Traditional: Engel haben Himmelslieder/Gloria in excelsis Deo – Süsser die Glocken nie klingen – Kommet, ihr Hirten – Was soll das bedeuten? – Vom Himmel hoch, ihr Englein, kommt! – Leise rieselt der Schnee – Macht hoch die Tür – O du fröhliche – Still, still, still – O Heiland, reiss die Himmel auf – Kling, Glöckchen, klingelingeling – Es wird scho glei dumpa – Maria durch ein Dornwald ging – O Tannenbaum – Still, still, still – Entre le bœuf et l'âne gris
Michael Praetorius: In dulci jubilo – Es ist ein Ros entsprungen
Georg Friedrich Handel: Tochter Zion
Christoph von Schmid: Ihr Kinderlein, kommet
Friedrich Silcher: Alle Jahre wieder
Josef Annegarn: Lasst uns froh und munter sein
Carl Gottlieb Hering: Morgen, Kinder, wird’s was geben
Johann Sebastian Bach: Ich steh an deiner Krippen hier, BWV 469
Franz Xaver Rambold: Im Woid is so staad
Martin Luther: Vom Himmel hoch, da komm ich her
Franz Xaver Gruber: Stille Nacht – Silent Night
John Francis Wade: Adeste fideles
Adolphe Adam: Cantique de Noël
Pietro Yon: Gesù bambino
Felix Mendelssohn: Hark! The Herald Angels Sing
Gustav Holst: In the Bleak Midwinter, H. 73 No. 1
Emmy Köhler: Nu tändas tusen juleljus
Ralph Vaughan Williams: What Child Is This?
Irving Berlin: White Christmas
James Lord Pierpont: Jingle Bells
Hugh Martin: Have Yourself a Merry Little Christmas
Felix Bernard: Winter Wonderland
Mel Tormé: The Christmas Song
Jule Styne: Let It Snow! Let It Snow! Let It Snow!
Walter Afanasieff/Mariah Carey: All I Want For Christmas Is You
Jonas Kaufmann (tenor), St. Florianer Sängerknaben, Franz Farnberger (chorus master), Bachchor Salzburg, Alois Glassner (chorus master), Mozarteumorchester Salzburg, Jochen Rieder (conductor), Florian Pedarnig (harp), Till Brönner (trumpet), Cologne Studio Big Band, Wieland Reissmann (conductor)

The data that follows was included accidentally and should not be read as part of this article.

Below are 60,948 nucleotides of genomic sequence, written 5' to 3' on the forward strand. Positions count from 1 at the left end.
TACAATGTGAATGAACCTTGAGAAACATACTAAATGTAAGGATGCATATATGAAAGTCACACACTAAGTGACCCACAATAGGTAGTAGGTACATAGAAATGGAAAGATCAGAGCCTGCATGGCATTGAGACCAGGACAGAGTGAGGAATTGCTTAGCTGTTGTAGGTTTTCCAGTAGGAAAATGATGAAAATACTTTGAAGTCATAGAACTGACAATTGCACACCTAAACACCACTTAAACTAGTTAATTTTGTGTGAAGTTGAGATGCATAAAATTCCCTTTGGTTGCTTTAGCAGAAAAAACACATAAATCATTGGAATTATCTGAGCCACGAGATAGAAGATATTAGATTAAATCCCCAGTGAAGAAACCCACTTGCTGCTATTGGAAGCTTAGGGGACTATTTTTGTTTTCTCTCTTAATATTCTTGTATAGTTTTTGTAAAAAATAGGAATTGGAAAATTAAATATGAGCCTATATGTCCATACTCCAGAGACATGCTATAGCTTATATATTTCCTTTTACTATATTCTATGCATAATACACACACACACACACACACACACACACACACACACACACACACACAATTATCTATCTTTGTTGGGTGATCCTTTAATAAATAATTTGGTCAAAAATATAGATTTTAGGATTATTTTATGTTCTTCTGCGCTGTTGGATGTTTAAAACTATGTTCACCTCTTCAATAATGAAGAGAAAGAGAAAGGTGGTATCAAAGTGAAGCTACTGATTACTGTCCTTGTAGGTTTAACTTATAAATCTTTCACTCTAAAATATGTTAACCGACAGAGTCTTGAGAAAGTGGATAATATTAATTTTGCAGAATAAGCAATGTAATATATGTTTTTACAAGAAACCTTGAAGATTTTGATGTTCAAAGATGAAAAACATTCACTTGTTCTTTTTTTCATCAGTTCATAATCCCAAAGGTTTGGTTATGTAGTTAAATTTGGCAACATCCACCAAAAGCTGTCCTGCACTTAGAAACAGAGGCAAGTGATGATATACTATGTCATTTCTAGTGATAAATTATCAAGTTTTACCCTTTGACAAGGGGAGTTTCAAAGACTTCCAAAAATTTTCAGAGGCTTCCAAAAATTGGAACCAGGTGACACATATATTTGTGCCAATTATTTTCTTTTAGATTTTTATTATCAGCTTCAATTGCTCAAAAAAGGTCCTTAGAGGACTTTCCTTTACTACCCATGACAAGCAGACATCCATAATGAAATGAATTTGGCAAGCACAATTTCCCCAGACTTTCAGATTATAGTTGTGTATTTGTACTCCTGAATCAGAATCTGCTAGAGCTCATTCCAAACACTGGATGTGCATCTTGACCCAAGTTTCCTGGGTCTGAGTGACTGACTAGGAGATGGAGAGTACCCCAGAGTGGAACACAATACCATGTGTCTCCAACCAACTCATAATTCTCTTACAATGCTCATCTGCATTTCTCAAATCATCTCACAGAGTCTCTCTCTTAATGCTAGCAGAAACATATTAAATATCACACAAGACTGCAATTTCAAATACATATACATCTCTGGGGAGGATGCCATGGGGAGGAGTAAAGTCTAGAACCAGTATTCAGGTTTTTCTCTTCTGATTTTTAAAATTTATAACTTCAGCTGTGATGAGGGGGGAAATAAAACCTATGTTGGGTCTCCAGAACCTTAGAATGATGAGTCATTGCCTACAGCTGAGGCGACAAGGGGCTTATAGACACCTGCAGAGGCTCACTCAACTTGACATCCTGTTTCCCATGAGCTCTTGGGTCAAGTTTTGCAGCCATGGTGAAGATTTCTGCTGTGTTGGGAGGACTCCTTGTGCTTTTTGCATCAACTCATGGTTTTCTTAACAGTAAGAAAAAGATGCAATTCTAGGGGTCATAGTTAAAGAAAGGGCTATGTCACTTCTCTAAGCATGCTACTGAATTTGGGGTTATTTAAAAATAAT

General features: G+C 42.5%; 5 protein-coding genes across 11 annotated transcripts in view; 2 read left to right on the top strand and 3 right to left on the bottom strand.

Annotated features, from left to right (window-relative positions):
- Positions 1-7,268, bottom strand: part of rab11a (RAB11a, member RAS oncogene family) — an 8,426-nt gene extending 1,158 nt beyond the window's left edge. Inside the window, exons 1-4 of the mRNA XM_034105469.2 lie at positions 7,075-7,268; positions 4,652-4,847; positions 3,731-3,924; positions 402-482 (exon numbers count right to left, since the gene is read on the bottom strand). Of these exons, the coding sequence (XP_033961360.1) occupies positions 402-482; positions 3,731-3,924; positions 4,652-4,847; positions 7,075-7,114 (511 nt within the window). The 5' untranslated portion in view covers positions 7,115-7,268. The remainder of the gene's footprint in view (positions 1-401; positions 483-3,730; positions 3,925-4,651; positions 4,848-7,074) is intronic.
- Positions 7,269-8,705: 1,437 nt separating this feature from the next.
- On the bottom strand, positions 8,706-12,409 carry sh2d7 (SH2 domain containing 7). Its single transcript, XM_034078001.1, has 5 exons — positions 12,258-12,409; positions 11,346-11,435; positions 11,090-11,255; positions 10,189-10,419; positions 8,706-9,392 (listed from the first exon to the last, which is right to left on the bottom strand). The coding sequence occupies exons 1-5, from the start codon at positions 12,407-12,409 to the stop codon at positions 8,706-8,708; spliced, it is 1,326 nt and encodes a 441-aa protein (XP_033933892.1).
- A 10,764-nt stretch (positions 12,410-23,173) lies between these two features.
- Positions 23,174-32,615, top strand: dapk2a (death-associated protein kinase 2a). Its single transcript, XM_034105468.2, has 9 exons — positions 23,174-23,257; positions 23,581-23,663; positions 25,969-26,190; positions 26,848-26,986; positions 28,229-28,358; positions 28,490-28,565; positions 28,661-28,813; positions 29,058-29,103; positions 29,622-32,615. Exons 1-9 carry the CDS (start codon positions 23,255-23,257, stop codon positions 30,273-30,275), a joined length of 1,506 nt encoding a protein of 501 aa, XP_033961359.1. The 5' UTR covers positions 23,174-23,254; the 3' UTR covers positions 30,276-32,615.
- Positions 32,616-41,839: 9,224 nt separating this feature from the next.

Recorded in Salzburg, Austria (December 2, 4 & 5, 2020), Munich, Germany (August 2020) and Bonn, Germany (July 12–16, 2020) – 118’
Sony Music 194397868227 – Booklet in English and German
Christmas is arriving early for Jonas Kaufmann fans. The venerable German tenor’s newest album, “It’s Christmas!” is a packed double-album of music for the holiday season. It joins a catalogue of recordings of opera stars who have recorded Christmas albums, but perhaps takes a unique place given the unparalleled sheer amount (and range) of material enclosed in one package. For better or for worse, it is a vast collection of hymns, carols and popular songs that, as relayed in the intimate liner notes by Kaufmann, are very personal for a Kaufmann Christmas.
On such a wide-ranging program, from Bach to late 20th century pop, there is a full panoply of vocal styles from the German tenor. Some tracks are more successful than others. Surely, there are several pleasing tracks here that are expressive in Kaufmann’s famously powerful voice that allows for long, flowing phrases driven by a stentorian tone. But there is evidence here of vocal wear that is occasionally distracting. Kaufmann’s head voice is uneasier than usual, his lower notes more hollow, and the thrilling dark color of his upper voice is brought lower in his range than usual. One need only listen to the melisma in the opening track of Gloria in excelsis Deo to hear how un-lyrical this can sound. Indeed, some of the surprisingly less effective tracks are ones that should be among the more thrilling for Kaufmann’s fach: Handel’s Tochter Zion or Luther’s Vom Himmel hoch, two brass-like hymn tunes sound somewhat underpowered, perhaps due to the medium vocal range on both. Another consideration might be the close vocal mic placement on these songs which doesn’t give the voice ample room to bloom.